• Legro, Richard R.S (PI)

Project: Research project

Project Details


This subproject is one of many research subprojects utilizing the resources provided by a Center grant funded by NIH/NCRR. The subproject and investigator (PI) may have received primary funding from another NIH source, and thus could be represented in other CRISP entries. The institution listed is for the Center, which is not necessarily the institution for the investigator. The overall hypothesis of this proposal is that familial polycystic ovary syndrome (PCOS) is a genetic disorder. PCOS is one of the most common endocrine disorders in women of reproductive age, and is characterized by hyperandrogenic anovulation. Despite over fifty years of research, the etiology is still uncertain. Genetic approaches to the study of the syndrome may isolate one or more candidate genes. However, genetic studies have been limited by the same factors as their clinical counterparts. There is no clinical or biochemical marker that is exclusive to the syndrome and other etiologies of hyperandrogenism must first be excluded. Additionally, the phenotype of women of non-reproductive age and among men is unclear. Clarifying phenotypes will allow assignment of affected status. This is necessary both to perform segregation analysis for suspected mode of inheritance and eventually for linkage analysis to identify specific genes that may be involved. Our intention is to fully phenotype kindreds with PCOS for the purpose of assigning affected status as a prelude to linkage analysis. We propose to fully phenotype previously identified kindreds of familial PCOS for clinical, biometric and biochemical abnormalities.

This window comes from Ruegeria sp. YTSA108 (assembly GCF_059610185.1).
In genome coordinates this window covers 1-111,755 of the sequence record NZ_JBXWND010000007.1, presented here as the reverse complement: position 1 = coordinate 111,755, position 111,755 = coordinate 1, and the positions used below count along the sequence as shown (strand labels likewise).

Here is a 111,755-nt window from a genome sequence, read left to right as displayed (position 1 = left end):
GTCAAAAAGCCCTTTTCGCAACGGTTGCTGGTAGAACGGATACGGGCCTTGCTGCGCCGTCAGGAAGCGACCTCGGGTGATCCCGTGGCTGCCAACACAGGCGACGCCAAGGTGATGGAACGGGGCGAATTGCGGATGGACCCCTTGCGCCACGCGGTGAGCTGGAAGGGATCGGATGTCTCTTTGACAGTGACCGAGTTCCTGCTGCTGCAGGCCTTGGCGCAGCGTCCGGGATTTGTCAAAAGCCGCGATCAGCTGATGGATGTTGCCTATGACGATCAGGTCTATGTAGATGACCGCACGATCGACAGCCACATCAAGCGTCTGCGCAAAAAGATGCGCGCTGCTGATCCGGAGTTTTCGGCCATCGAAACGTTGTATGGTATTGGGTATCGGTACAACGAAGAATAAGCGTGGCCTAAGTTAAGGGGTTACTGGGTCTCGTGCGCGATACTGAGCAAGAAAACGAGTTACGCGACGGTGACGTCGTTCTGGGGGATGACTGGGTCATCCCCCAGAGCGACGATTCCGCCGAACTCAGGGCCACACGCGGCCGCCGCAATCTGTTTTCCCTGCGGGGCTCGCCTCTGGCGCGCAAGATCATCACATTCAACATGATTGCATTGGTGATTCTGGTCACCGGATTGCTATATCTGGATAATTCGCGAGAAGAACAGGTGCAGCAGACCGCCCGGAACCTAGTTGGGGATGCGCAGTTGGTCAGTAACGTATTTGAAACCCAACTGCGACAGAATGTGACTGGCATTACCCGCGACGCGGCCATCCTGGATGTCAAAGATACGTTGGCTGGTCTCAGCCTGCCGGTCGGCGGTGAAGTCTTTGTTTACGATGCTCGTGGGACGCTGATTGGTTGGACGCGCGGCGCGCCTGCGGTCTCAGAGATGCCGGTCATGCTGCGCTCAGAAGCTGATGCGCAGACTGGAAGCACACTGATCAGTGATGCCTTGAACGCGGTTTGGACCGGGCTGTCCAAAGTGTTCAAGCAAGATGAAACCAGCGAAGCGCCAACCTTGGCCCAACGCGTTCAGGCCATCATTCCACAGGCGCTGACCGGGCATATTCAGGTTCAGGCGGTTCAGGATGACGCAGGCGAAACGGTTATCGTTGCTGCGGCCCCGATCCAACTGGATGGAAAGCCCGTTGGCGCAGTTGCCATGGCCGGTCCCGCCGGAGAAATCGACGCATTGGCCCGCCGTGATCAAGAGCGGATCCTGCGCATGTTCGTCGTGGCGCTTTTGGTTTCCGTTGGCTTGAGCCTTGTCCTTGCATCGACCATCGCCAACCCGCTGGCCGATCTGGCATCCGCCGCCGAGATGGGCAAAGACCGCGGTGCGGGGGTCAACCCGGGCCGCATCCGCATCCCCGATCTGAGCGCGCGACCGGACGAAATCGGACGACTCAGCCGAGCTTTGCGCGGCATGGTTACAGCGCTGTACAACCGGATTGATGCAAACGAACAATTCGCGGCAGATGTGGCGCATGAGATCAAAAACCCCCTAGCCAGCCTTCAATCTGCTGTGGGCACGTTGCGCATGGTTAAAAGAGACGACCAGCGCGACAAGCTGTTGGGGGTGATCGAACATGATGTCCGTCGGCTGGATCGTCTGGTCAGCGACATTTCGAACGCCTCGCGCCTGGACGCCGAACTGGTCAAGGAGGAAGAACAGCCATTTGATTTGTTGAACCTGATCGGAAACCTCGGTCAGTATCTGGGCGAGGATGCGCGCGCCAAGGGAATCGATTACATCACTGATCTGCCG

Effective start/end date4/1/063/31/07


  • National Center for Research Resources: $85,170.00


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